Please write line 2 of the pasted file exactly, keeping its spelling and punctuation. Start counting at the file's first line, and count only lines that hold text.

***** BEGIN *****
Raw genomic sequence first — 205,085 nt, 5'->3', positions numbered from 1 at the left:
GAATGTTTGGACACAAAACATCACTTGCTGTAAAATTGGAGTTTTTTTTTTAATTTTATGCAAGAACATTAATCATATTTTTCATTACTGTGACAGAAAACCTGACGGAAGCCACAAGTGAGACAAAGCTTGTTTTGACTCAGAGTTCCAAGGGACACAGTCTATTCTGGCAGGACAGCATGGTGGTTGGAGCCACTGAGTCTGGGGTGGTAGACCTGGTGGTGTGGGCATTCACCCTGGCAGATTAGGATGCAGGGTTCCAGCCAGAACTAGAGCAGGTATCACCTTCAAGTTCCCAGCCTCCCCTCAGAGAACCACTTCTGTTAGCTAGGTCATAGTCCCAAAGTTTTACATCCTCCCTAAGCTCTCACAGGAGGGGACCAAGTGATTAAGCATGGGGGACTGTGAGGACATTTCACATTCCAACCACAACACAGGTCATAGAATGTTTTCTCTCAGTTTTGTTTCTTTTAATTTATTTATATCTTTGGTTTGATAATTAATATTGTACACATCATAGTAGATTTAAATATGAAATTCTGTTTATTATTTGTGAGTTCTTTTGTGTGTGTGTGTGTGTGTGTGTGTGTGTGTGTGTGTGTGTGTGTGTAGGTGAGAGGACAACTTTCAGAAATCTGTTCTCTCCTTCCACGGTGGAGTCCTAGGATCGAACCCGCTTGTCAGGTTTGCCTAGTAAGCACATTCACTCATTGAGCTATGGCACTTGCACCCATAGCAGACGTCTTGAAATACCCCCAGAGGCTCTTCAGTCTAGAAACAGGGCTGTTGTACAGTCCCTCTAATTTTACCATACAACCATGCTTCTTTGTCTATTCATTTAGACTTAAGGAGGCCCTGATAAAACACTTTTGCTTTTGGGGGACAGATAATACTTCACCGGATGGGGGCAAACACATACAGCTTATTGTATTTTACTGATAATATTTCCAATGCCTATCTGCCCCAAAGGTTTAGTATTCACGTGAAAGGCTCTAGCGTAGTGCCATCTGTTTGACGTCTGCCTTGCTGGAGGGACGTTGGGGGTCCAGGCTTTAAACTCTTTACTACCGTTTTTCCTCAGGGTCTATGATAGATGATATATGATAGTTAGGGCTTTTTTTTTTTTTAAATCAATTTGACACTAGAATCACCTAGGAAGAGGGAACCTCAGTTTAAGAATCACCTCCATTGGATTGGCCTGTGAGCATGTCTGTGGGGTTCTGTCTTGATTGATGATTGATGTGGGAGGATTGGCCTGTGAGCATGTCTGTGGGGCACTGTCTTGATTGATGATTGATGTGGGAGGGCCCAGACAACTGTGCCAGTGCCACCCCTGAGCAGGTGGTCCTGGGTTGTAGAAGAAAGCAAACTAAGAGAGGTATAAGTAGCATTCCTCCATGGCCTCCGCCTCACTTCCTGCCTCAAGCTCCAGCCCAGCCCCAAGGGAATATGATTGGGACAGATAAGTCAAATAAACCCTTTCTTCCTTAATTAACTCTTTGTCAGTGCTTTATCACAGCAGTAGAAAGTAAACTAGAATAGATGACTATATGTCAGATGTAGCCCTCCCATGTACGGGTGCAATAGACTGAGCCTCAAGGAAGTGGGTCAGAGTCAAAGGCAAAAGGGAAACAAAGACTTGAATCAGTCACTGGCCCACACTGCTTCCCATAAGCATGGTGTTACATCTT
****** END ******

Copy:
GAATGTTTGGACACAAAACATCACTTGCTGTAAAATTGGAGTTTTTTTTTTAATTTTATGCAAGAACATTAATCATATTTTTCATTACTGTGACAGAAAACCTGACGGAAGCCACAAGTGAGACAAAGCTTGTTTTGACTCAGAGTTCCAAGGGACACAGTCTATTCTGGCAGGACAGCATGGTGGTTGGAGCCACTGAGTCTGGGGTGGTAGACCTGGTGGTGTGGGCATTCACCCTGGCAGATTAGGATGCAGGGTTCCAGCCAGAACTAGAGCAGGTATCACCTTCAAGTTCCCAGCCTCCCCTCAGAGAACCACTTCTGTTAGCTAGGTCATAGTCCCAAAGTTTTACATCCTCCCTAAGCTCTCACAGGAGGGGACCAAGTGATTAAGCATGGGGGACTGTGAGGACATTTCACATTCCAACCACAACACAGGTCATAGAATGTTTTCTCTCAGTTTTGTTTCTTTTAATTTATTTATATCTTTGGTTTGATAATTAATATTGTACACATCATAGTAGATTTAAATATGAAATTCTGTTTATTATTTGTGAGTTCTTTTGTGTGTGTGTGTGTGTGTGTGTGTGTGTGTGTGTGTGTGTGTGTGTAGGTGAGAGGACAACTTTCAGAAATCTGTTCTCTCCTTCCACGGTGGAGTCCTAGGATCGAACCCGCTTGTCAGGTTTGCCTAGTAAGCACATTCACTCATTGAGCTATGGCACTTGCACCCATAGCAGACGTCTTGAAATACCCCCAGAGGCTCTTCAGTCTAGAAACAGGGCTGTTGTACAGTCCCTCTAATTTTACCATACAACCATGCTTCTTTGTCTATTCATTTAGACTTAAGGAGGCCCTGATAAAACACTTTTGCTTTTGGGGGACAGATAATACTTCACCGGATGGGGGCAAACACATACAGCTTATTGTATTTTACTGATAATATTTCCAATGCCTATCTGCCCCAAAGGTTTAGTATTCACGTGAAAGGCTCTAGCGTAGTGCCATCTGTTTGACGTCTGCCTTGCTGGAGGGACGTTGGGGGTCCAGGCTTTAAACTCTTTACTACCGTTTTTCCTCAGGGTCTATGATAGATGATATATGATAGTTAGGGCTTTTTTTTTTTTTAAATCAATTTGACACTAGAATCACCTAGGAAGAGGGAACCTCAGTTTAAGAATCACCTCCATTGGATTGGCCTGTGAGCATGTCTGTGGGGTTCTGTCTTGATTGATGATTGATGTGGGAGGATTGGCCTGTGAGCATGTCTGTGGGGCACTGTCTTGATTGATGATTGATGTGGGAGGGCCCAGACAACTGTGCCAGTGCCACCCCTGAGCAGGTGGTCCTGGGTTGTAGAAGAAAGCAAACTAAGAGAGGTATAAGTAGCATTCCTCCATGGCCTCCGCCTCACTTCCTGCCTCAAGCTCCAGCCCAGCCCCAAGGGAATATGATTGGGACAGATAAGTCAAATAAACCCTTTCTTCCTTAATTAACTCTTTGTCAGTGCTTTATCACAGCAGTAGAAAGTAAACTAGAATAGATGACTATATGTCAGATGTAGCCCTCCCATGTACGGGTGCAATAGACTGAGCCTCAAGGAAGTGGGTCAGAGTCAAAGGCAAAAGGGAAACAAAGACTTGAATCAGTCACTGGCCCACACTGCTTCCCATAAGCATGGTGTTACATCTT